As part of the Mobile Learning course, the team has conducted a survey among the acquaintances of the participants. Good and elaborate explanation was presented by my colleague learn123 on his blog. I recommend you visit it for more background information and meaningful findings. In this post, I will present some additional findings based on my own analysis which should complement my colleague’s observations. My line of thought is driven by developing an mLearning implementation plan, Consequently, I read the results of the survey from the preservative of identifying preparation work needed for the success of the plan.
In questions 4 to 9, and on average, 81 participants skipped the questions that checks their experience with mobile learning. This is almost 53% of the participants do not know or are not aware of an educational use for mobile devices. Since 89% of the participants work in an education related field (check question 1), then I may conclude that mobile devices are not popular in the educational field. Taking this finding forward, it is obvious to me that we need to promote and market the use of mobile devices more effectively for a successful implementation in education. This promotion will involve awareness activities as well as training.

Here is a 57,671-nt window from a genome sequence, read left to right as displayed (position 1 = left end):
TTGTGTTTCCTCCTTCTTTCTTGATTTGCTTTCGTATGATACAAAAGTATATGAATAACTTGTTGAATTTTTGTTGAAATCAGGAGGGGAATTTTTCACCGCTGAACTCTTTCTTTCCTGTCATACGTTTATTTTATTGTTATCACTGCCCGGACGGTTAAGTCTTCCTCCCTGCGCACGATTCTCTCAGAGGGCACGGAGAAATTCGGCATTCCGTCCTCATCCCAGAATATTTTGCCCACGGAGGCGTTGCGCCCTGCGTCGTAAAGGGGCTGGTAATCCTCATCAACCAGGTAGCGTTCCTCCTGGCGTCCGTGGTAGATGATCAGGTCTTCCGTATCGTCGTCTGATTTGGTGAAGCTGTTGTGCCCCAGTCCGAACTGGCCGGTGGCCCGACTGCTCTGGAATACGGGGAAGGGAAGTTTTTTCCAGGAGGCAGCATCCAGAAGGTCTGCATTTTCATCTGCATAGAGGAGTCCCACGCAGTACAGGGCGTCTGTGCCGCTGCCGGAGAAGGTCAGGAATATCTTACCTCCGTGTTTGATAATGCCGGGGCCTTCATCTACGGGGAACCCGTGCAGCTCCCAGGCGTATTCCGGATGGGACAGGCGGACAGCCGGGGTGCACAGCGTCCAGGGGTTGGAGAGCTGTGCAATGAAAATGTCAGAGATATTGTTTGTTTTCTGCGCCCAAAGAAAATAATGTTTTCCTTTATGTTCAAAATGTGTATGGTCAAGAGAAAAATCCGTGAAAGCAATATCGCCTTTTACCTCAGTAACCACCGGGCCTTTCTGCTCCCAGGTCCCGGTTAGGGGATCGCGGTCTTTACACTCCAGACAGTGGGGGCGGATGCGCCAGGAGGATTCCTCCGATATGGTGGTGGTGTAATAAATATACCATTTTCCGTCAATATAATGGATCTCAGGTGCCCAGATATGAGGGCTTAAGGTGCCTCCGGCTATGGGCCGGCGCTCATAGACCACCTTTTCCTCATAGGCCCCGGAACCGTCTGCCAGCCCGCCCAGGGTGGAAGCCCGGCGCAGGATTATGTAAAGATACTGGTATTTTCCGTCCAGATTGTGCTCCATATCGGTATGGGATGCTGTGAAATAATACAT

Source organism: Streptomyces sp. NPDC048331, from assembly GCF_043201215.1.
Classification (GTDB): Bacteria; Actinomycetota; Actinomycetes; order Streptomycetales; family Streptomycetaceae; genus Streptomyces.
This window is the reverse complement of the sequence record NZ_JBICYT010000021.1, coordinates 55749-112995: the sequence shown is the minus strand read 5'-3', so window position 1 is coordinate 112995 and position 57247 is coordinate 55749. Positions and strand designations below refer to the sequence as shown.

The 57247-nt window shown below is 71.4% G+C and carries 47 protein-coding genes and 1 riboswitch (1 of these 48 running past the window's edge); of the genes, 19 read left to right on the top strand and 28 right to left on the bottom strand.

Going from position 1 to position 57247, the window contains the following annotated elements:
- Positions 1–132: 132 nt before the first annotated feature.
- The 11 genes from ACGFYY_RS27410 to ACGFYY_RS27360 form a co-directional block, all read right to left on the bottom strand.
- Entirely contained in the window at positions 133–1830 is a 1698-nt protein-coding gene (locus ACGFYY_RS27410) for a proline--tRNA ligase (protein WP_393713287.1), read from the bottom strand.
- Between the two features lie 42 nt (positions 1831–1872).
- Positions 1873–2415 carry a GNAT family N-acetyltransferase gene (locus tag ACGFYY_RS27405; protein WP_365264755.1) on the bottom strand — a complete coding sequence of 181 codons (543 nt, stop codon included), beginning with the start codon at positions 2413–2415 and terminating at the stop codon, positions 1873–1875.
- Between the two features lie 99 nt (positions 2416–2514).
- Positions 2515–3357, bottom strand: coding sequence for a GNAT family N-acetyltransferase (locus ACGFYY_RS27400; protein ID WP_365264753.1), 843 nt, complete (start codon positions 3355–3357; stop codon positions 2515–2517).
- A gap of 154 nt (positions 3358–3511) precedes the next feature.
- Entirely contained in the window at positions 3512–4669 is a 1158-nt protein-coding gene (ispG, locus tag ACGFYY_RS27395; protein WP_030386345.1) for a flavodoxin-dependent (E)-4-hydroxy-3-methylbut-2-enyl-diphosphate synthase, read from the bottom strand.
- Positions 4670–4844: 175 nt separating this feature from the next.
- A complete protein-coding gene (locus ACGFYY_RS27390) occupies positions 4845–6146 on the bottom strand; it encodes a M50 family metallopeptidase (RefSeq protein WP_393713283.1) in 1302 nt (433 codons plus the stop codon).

Question 20 presents interesting findings about the teaching paradigm of the participants. 65.5% indicated that the mobile device is a cause of distraction, while 29.1% indicated that might be a tool for cheating. This means, to me at least, that there are good percentage of the participants who still think about using mobile devices in a traditional sense of education that still focuses on a teacher lead instruction. Going forward, it is obvious, at least to me, that the success of a mobile implementation plan should be accompanied by a change shift activities that introduces a new educational paradigm that is suitable for mLearning. This will include new assessment methodologies as well as, more social/collaborative/connected teaching concepts.
Question 21 has another significant finding. 52.8% of the participants, does not see a correlation between mobile learning and cloud computing. In addition, 41 participants refrained from answering. Combining both, a staggering 73.8% of the participants do not appreciate, or know about, the effectiveness of cloud computing in the use of mobile devices. In my opinion, a successful use of mobile devices in learning or otherwise, should depend and integrate with cloud computing. This result, again to me, indicates that the success of any mobile implementation plan in education should be accompanied by proper training and awareness about cloud computing and its use in the mobile world as well as education.